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Students save on laundry

Emory's Few and Evans residence halls hope to see energy savings come out in the wash.  

Green Laundry Initiative

Student William McCabe designed this graphic for Few and Evans' laundry education campaign.

This month, a laundry education campaign will encourage students who live in these residence halls to wash their clothes with cold water and to do full loads of laundry.  

These simple steps get clothes clean while saving energy and money.  

"About 90 percent of energy used for laundry is for heating water, so this has huge impacts on our electricity usage and reduction goals," says Emily Cumbie-Drake, sustainability coordinator in Emory's Office of Sustainability Initiatives.  

The pilot program is a partnership between Residence Life and Housing and Emory's Office of Sustainability Initiatives, and supports Emory's goal of reducing energy use 25 percent per square foot by 2015 from 2005 levels.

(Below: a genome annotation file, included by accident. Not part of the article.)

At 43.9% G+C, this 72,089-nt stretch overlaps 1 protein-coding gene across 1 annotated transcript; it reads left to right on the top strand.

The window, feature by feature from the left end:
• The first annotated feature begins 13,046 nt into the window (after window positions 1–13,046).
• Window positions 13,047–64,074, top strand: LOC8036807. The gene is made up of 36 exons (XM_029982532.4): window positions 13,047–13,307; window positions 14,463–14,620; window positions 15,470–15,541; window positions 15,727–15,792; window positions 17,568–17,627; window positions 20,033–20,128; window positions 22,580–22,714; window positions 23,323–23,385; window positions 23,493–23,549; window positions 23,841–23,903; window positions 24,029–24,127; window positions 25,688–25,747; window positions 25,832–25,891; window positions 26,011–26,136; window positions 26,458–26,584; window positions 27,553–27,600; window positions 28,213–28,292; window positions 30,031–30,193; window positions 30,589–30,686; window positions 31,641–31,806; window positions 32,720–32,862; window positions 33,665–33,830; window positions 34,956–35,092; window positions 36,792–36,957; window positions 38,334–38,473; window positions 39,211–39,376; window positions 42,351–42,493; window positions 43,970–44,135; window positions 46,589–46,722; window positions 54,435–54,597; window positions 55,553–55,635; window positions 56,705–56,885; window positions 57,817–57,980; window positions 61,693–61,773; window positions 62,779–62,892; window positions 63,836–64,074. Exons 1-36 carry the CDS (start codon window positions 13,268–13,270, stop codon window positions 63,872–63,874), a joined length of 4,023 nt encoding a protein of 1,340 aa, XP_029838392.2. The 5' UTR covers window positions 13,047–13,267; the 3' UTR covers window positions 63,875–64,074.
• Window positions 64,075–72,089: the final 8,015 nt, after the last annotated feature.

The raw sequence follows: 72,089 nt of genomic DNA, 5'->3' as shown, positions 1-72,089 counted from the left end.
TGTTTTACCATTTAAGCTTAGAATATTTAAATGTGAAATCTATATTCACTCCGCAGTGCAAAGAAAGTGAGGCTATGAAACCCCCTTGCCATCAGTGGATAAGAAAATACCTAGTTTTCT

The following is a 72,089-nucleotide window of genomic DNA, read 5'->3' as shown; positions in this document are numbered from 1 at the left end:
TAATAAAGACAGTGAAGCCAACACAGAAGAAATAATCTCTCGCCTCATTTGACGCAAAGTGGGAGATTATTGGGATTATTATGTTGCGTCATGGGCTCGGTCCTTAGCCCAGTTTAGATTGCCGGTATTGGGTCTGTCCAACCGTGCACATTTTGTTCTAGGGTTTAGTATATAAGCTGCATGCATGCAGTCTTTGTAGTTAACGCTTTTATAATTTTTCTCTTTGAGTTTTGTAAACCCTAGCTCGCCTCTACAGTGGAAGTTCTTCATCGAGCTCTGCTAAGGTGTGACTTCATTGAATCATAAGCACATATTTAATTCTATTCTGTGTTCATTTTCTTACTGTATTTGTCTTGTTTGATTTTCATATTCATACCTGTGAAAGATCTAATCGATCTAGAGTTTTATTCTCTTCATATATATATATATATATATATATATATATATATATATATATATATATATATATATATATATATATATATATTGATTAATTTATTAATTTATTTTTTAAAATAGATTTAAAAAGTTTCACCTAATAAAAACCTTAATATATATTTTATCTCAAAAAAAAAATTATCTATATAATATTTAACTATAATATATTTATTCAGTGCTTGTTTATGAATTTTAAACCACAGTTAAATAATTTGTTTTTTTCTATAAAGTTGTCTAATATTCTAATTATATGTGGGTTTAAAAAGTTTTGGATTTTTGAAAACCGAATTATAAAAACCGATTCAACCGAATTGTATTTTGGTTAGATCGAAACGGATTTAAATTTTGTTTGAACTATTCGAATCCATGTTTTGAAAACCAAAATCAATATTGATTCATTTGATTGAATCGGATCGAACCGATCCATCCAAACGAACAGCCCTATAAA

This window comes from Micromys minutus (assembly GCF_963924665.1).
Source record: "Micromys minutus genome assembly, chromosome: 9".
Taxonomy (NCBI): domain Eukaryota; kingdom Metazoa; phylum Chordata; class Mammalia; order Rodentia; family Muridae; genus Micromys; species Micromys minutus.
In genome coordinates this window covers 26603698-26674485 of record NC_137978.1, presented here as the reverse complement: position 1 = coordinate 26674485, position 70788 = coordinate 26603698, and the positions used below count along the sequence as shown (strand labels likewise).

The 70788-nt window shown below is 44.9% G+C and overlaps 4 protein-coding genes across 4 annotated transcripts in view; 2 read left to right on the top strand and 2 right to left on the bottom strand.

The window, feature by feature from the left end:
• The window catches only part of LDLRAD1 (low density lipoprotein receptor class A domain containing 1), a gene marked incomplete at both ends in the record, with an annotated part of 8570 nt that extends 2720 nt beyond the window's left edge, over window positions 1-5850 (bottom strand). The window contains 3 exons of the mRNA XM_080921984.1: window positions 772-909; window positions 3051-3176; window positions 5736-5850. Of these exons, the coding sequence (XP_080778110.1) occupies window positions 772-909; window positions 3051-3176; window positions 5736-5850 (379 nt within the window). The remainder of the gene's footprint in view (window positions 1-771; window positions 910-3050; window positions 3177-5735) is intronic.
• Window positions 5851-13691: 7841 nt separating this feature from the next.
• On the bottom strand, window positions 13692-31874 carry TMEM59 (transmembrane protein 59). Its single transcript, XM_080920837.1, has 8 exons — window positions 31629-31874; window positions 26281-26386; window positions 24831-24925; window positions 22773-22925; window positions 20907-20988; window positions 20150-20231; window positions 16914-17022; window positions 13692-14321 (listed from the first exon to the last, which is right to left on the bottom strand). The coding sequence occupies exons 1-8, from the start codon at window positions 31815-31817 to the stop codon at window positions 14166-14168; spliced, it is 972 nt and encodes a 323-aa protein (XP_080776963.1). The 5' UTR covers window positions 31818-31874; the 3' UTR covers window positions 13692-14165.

Inspired by a similar project at the University of Arizona that saved over $400,000 a year, Kyle Griffith,
complex director for Few and Evans, thought the laundry education campaign would be a good fit for Emory. Students who live in Few and Evans halls are part of a First Year at Emory living-learning community that is focused on "living green."  

"We try to tie sustainability into our programming in any way that we can," explains Griffith.  

Signage and magnets affixed to washing machines, designed by student William McCabe, urge Few and Evans residents to "Keep calm and choose bright colors" – the temperate setting for cold water on the residence hall washing machines.  

Students can track their water and electricity use on Energy Monitors in the Few and Evans lobbies, which also have an online component where Emory community members can pledge to take steps like "wash clothes in cold water" or "wait to do laundry until you have a full load."  

Behavior change is the ultimate goal of the initiative, which Griffith says will be measured "on the honor system" with prizes awarded through a raffle at the end of fall semester.  

"The thing that I tell my students all the time is that sustainability is easy," says Griffith. "You can make small changes in your everyday life – whether it is taking the stairs, or using cold water when doing laundry – that are easy to do and ultimately save you money over the long run."

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